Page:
If you feel that your child hasn’t received the care or support that is expected, do not hesitate in contacting us today.

References: (n.d.). Isolation booths: 6 ways to use them effectively | Tes Magazine. [online] Available at:

Isolation booth to school exclusion: We need to find a better way. (2020). [online] 2 Dec. Available at:

TCES Group. (2022). Isolation booths in schools; A poverty of values and imagination. [online] Available at:

Condliffe, E. (2021). ‘Out of Sight, Out of Mind’: An Interpretative Phenomenological Analysis of Young People’s Experience of Isolation Rooms/Booths in UK Mainstream Secondary Schools. [online] Available at:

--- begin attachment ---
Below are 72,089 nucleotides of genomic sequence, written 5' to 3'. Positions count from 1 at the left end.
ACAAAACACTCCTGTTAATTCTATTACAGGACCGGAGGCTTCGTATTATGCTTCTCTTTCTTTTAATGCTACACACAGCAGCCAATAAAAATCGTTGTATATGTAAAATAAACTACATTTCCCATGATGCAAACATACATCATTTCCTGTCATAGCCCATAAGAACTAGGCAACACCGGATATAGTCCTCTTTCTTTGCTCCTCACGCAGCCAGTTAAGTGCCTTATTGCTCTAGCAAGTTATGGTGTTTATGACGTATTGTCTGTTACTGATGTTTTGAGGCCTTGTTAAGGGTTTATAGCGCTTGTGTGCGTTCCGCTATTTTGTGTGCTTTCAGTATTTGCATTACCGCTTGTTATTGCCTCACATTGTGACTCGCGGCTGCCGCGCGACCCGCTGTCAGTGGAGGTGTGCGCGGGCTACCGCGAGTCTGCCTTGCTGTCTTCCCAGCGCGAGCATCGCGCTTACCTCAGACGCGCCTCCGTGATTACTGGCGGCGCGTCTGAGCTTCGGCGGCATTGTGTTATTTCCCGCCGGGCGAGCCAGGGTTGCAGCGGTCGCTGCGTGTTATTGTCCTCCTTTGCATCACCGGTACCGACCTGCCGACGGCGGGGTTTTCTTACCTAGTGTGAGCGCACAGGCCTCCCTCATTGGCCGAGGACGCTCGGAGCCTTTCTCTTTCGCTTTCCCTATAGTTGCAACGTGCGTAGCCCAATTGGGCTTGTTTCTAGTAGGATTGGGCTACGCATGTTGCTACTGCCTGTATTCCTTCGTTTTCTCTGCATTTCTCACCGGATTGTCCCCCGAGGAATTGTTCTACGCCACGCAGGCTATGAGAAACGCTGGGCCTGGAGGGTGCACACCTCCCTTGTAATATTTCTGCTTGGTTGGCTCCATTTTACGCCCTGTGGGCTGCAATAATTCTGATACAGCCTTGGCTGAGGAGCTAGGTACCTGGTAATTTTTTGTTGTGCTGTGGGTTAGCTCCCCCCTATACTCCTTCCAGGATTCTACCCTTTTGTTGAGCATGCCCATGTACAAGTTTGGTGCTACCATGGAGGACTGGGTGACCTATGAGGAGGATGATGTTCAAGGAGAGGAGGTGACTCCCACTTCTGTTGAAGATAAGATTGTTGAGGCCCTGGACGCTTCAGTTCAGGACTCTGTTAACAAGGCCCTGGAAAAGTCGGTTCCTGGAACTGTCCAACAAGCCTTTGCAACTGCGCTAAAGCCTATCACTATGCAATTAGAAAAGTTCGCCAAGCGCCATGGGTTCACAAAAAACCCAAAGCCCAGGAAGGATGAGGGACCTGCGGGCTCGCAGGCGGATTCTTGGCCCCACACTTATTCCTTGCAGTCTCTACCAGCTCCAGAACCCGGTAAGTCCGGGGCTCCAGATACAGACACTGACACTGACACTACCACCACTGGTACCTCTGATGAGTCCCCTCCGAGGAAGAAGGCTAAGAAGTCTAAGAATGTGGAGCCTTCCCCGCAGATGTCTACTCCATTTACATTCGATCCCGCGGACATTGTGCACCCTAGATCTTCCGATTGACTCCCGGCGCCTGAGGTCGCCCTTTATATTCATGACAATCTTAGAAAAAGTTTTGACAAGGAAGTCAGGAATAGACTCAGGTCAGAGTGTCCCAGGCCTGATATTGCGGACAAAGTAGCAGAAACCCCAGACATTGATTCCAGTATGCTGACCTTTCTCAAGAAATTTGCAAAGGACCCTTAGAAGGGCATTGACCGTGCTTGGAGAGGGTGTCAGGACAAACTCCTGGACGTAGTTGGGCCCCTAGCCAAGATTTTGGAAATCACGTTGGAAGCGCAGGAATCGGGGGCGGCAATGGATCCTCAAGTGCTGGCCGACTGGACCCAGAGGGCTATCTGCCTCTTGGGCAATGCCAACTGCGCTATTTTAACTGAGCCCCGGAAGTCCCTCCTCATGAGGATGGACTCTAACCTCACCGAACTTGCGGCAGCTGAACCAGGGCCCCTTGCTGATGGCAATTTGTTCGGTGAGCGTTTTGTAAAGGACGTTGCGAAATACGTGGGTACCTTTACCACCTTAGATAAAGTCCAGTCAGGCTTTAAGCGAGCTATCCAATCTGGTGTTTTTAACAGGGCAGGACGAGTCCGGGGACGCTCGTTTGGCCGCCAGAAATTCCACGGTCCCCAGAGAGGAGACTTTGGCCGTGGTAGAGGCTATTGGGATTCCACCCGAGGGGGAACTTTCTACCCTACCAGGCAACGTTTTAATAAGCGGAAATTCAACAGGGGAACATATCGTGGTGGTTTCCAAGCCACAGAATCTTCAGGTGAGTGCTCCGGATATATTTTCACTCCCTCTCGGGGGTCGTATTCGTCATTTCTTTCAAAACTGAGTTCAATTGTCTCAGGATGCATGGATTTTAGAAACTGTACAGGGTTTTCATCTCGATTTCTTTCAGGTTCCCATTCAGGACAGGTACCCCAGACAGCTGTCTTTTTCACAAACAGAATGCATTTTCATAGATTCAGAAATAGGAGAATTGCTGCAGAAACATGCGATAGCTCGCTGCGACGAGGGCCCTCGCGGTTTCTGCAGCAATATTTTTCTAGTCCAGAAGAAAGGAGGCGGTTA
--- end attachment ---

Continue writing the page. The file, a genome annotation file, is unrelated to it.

Bradford Telegraph and Argus. (2020). MP backs calls to end school isolation booths. [online] Available at:

Department for Education (2014). Behaviour and discipline in schools Advice for headteachers and school staff. [online] Available at:

CYP Now. (n.d.). DfE faces legal action over pupil isolation booths. [online] Available at:

the Guardian. (2019). Mother sues over daughter’s suicide attempt in school isolation booth. [online] Available at:

Daniel Rosenberg Profile Picture

Dan Rosenberg

Partner, Education & Public Law Solicitor

Areas of Expertise:
Education Law

Dan has been with Simpson Millar since 2010, and became a Partner in 2014. 

As a leading member of our Public Law department, he works across a wide range of areas in Education Law and Community Care, with a particular interest in work for children and young people.